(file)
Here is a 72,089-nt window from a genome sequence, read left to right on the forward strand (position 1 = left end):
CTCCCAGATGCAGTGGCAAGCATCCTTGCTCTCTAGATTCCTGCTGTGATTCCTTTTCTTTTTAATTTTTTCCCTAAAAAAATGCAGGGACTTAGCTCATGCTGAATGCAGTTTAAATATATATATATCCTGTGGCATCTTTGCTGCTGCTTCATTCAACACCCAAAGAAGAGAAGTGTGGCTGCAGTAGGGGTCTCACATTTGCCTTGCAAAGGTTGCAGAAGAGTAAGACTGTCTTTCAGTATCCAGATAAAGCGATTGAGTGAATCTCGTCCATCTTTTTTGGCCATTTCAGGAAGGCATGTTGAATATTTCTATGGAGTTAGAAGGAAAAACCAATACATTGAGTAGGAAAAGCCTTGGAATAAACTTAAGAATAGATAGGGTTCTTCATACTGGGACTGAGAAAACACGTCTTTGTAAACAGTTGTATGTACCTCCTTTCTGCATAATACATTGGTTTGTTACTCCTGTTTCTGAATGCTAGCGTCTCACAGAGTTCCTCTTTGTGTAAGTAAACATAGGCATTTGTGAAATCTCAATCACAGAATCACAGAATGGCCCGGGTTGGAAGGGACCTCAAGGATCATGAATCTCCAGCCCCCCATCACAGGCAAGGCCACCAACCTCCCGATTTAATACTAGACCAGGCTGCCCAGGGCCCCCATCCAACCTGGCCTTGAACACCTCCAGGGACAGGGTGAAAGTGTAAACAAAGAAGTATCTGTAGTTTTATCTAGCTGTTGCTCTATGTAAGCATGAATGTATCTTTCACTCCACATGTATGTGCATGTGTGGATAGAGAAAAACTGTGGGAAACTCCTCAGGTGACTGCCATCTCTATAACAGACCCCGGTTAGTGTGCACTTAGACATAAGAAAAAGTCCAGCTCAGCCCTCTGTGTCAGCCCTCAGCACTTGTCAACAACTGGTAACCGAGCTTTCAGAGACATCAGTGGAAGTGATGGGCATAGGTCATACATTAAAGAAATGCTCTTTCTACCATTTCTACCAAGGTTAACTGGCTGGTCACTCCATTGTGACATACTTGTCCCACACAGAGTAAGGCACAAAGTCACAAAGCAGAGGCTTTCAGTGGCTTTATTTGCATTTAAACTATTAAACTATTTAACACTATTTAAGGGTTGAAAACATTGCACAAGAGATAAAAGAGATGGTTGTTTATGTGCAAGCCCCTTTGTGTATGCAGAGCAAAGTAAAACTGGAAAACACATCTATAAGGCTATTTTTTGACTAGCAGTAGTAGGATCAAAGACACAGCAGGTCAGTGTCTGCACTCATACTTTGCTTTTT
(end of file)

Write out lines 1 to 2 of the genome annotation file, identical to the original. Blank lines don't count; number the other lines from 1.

Here is a 72,089-nt window from a genome sequence, read left to right on the forward strand (position 1 = left end):
CTCCCAGATGCAGTGGCAAGCATCCTTGCTCTCTAGATTCCTGCTGTGATTCCTTTTCTTTTTAATTTTTTCCCTAAAAAAATGCAGGGACTTAGCTCATGCTGAATGCAGTTTAAATATATATATATCCTGTGGCATCTTTGCTGCTGCTTCATTCAACACCCAAAGAAGAGAAGTGTGGCTGCAGTAGGGGTCTCACATTTGCCTTGCAAAGGTTGCAGAAGAGTAAGACTGTCTTTCAGTATCCAGATAAAGCGATTGAGTGAATCTCGTCCATCTTTTTTGGCCATTTCAGGAAGGCATGTTGAATATTTCTATGGAGTTAGAAGGAAAAACCAATACATTGAGTAGGAAAAGCCTTGGAATAAACTTAAGAATAGATAGGGTTCTTCATACTGGGACTGAGAAAACACGTCTTTGTAAACAGTTGTATGTACCTCCTTTCTGCATAATACATTGGTTTGTTACTCCTGTTTCTGAATGCTAGCGTCTCACAGAGTTCCTCTTTGTGTAAGTAAACATAGGCATTTGTGAAATCTCAATCACAGAATCACAGAATGGCCCGGGTTGGAAGGGACCTCAAGGATCATGAATCTCCAGCCCCCCATCACAGGCAAGGCCACCAACCTCCCGATTTAATACTAGACCAGGCTGCCCAGGGCCCCCATCCAACCTGGCCTTGAACACCTCCAGGGACAGGGTGAAAGTGTAAACAAAGAAGTATCTGTAGTTTTATCTAGCTGTTGCTCTATGTAAGCATGAATGTATCTTTCACTCCACATGTATGTGCATGTGTGGATAGAGAAAAACTGTGGGAAACTCCTCAGGTGACTGCCATCTCTATAACAGACCCCGGTTAGTGTGCACTTAGACATAAGAAAAAGTCCAGCTCAGCCCTCTGTGTCAGCCCTCAGCACTTGTCAACAACTGGTAACCGAGCTTTCAGAGACATCAGTGGAAGTGATGGGCATAGGTCATACATTAAAGAAATGCTCTTTCTACCATTTCTACCAAGGTTAACTGGCTGGTCACTCCATTGTGACATACTTGTCCCACACAGAGTAAGGCACAAAGTCACAAAGCAGAGGCTTTCAGTGGCTTTATTTGCATTTAAACTATTAAACTATTTAACACTATTTAAGGGTTGAAAACATTGCACAAGAGATAAAAGAGATGGTTGTTTATGTGCAAGCCCCTTTGTGTATGCAGAGCAAAGTAAAACTGGAAAACACATCTATAAGGCTATTTTTTGACTAGCAGTAGTAGGATCAAAGACACAGCAGGTCAGTGTCTGCACTCATACTTTGCTTTTT